Mira: Dale can be extremely self-serving and selfish, though. That's been evident throughout.
Jennifer: That's true, he was really competitive with that science project thing
Mira: The stupid robot wars! HAHAHA. BTW, I like Spidey, the pledge. Mini-Rusty! :)
Jennifer: Haha I don't even know his real name!
Mira: Okay, okay, I guess we can go off tangentially (Peter Parks? Park? Not quite Parker)... but let's focus a bit -- what do you hope to see at the end of this series?
Jennifer: Definitely Casey and Cappie closure of some kind. I want them to end up together but not in an unrealistic way. I think I'm already ok with where everyone else is. I like Rebecca as ZBZ president.
Mira: I definitely want Casey and Cappie together. I'd also like Cappie and Evan to get back to being friends. I liked them a lot as friends.
Jennifer: That's a good one. I'm not sure what they're doing with Evan this season either. I guess he's still trying to prove himself outside of his name
Mira: Yeah, that's true. I like Evan with Rebecca but it's always weird how he is with Casey. Sigh. But I'm Casey-Cappie all the way. I also want really want Katherine to have more of a presence in the show and in their lives. She's such a fun character.
Jennifer: Definitely, I was really happy to see her back. We've really only had ZBZ girls on the show.
Mira: Hahaha, I was thrilled, too! :)
Jennifer: So it's nice to have someone different
Mira: And not annoying! like Katherine's sorority sister (the president)?
Jennifer: I'm not really a fan of Rusty's girlfriend Dana...I like the idea of Dana (smart and nerdy and not a sorority girl) but not so much her specifically.
Mira: I'm okay with her. Actually it's weird this season, cuz we're getting a lot on the fraternities, OX and KT, but because Casey's not really a part of the sorority anymore, I'm wondering how much of the sorority life they'll roll in... I really liked the little bits they've included in the past, like the singing competition.
Jennifer: Yeah, and I do like the peripheral ZBZ girls.
Mira: I really wanted Abby to end up with Dale. Except now Dale is a tool and doesn't deserve Abby either.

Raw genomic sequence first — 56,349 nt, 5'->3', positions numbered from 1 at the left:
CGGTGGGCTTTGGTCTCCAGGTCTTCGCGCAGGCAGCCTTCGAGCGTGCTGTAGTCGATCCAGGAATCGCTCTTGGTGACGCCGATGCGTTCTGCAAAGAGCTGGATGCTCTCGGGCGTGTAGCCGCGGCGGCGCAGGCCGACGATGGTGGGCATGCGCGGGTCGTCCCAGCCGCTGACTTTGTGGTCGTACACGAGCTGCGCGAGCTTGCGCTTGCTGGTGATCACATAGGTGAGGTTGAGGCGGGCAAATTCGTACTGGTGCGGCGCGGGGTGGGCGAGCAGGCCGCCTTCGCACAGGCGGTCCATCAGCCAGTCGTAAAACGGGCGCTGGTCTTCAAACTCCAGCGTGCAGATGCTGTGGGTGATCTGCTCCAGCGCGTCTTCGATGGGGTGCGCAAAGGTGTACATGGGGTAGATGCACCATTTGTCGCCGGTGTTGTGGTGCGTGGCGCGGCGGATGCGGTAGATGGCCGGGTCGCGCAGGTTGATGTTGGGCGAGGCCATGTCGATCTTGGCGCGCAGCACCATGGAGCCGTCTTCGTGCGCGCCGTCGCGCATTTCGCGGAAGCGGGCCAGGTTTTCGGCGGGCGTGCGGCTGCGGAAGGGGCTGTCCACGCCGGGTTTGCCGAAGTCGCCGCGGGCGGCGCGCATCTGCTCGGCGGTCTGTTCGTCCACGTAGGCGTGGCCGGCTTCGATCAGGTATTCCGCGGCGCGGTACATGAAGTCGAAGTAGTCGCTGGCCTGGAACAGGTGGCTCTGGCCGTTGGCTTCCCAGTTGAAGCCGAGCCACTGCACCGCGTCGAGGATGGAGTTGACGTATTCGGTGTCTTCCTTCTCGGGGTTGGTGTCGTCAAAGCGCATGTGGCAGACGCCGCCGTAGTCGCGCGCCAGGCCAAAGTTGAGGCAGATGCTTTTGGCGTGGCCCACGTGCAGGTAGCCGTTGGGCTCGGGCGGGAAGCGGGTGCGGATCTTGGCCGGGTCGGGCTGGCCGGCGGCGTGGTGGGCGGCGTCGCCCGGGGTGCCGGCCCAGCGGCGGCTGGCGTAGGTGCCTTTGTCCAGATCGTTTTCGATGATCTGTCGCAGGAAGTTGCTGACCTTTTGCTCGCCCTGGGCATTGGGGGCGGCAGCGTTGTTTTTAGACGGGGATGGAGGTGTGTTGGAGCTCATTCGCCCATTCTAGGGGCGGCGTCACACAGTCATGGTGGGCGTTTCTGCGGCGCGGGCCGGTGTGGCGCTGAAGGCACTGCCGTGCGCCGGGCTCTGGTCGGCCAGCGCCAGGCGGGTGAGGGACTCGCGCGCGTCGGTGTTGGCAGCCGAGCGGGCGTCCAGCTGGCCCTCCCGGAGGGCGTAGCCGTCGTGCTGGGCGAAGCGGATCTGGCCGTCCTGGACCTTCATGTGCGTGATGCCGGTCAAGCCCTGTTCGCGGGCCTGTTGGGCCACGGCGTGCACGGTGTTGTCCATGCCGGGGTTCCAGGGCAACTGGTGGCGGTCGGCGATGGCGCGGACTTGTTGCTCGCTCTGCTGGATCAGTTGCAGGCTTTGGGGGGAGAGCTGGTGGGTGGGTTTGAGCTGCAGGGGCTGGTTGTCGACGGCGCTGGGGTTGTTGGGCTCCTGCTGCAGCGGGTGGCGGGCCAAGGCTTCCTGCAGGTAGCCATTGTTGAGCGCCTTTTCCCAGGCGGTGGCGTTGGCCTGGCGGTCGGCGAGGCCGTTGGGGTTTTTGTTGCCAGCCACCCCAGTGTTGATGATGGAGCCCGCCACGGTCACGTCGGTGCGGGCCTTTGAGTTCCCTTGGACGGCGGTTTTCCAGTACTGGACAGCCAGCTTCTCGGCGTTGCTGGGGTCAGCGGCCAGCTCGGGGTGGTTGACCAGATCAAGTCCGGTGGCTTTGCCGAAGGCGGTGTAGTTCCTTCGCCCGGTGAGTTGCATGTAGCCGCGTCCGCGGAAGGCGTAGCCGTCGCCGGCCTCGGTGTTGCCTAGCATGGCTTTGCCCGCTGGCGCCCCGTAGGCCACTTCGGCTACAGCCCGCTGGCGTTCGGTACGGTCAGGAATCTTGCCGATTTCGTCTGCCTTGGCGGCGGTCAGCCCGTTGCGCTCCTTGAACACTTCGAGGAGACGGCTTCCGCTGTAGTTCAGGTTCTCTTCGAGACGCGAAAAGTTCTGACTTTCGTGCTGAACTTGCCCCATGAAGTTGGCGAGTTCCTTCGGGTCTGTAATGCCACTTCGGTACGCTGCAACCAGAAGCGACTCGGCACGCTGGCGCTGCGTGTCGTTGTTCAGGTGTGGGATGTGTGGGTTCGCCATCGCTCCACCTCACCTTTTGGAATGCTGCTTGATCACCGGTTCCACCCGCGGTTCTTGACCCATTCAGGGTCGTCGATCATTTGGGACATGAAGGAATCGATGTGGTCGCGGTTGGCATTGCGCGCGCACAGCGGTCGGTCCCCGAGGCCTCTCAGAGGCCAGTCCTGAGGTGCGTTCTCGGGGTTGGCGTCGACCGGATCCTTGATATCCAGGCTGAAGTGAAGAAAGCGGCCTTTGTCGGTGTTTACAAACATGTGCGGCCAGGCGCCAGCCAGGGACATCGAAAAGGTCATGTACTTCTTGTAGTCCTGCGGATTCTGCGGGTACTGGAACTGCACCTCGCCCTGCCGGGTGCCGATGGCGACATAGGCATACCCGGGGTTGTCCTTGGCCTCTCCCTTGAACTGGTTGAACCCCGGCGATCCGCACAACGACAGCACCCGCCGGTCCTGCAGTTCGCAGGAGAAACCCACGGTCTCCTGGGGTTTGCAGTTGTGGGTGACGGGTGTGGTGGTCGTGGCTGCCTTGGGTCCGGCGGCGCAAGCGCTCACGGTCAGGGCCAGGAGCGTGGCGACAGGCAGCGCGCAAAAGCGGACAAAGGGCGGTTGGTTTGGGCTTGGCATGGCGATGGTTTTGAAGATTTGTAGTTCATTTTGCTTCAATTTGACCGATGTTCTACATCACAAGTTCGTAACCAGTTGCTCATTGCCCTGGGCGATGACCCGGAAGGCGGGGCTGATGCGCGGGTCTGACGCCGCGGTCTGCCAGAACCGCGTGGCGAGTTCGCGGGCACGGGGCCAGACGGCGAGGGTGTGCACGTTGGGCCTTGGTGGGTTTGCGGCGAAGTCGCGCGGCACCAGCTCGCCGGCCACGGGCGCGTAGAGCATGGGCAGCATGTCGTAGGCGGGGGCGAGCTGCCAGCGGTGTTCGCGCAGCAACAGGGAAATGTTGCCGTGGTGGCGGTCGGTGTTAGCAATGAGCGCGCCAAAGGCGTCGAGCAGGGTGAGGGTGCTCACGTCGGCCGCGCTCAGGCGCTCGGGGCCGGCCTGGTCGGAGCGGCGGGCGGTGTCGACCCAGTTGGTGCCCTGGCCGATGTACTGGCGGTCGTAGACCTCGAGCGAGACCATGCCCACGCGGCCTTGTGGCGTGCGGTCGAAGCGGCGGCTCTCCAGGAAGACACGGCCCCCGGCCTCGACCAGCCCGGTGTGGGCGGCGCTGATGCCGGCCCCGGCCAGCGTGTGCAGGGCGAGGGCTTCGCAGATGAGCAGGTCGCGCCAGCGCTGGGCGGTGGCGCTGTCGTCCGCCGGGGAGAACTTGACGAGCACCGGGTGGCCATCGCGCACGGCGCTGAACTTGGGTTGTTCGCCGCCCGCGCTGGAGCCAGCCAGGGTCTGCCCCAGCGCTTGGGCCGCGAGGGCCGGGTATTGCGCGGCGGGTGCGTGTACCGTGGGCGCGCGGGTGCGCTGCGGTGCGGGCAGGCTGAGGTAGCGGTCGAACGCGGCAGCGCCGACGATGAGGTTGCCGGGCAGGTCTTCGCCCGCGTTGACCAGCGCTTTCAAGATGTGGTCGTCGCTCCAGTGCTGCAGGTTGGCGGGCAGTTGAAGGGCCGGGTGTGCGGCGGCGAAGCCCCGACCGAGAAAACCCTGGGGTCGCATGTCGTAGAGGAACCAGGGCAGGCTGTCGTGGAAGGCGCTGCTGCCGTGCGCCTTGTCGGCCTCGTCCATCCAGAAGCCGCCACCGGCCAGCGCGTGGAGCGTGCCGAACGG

Jennifer: I totally forgot about that. I think Betsy is hilarious too.
Mira: She is! You know it's this thing where Cappie doesn't graduate... But what about his brothers? Beaver??
Jennifer: Haha, I guess they've never specifically given the years of the other brothers. But it's definitely plausible that Beaver is a super senior.
Mira: PLUS, Cappie's been president for three years... Or two years. The show operates on a weird schedule. Weren't there other actual upperclassmen in KT?
Jennifer: Well there was the Asian guy Wade, who got kicked out.
Mira: Maybe I'm just not supposed to question this... :)
Jennifer: At least they're clear what years the main characters are in. Unlike say, Friday Night Lights.
Mira: Haha, true. Like Rusty is actually a junior now.
Jennifer: Right, Rusty, Calvin and Rebecca are all juniors.
Mira: Oh, Rebecca's president as a junior! And not that ditzy blonde.
Jennifer: Rebecca needs a new storyline, too.
Mira: Other than Evan?!?! Sigh. Agree!
Jennifer: We don't know what her major is either, do we?
Mira: Nope, no clue. In any case, I'm really enjoying this season so far. I like where it's going and I cannot wait to get to happily ever after. It better end on happily ever after!!!
Jennifer: I hope so too. I'm sad it's ending but glad that it didn't get cancelled before resolving anything
Mira: Yeah, I much prefer a show that chooses to end to one that gets ended. It's a tiny bit surprising that they didn't choose to end it at a more final point. Either Casey's graduation last season or Rusty's graduation in another year. But maybe it'll end on Cappie's graduation. ;-)
Jennifer: Well I don't think they necessarily chose to end it. I think ABC Family decided to give them a final season.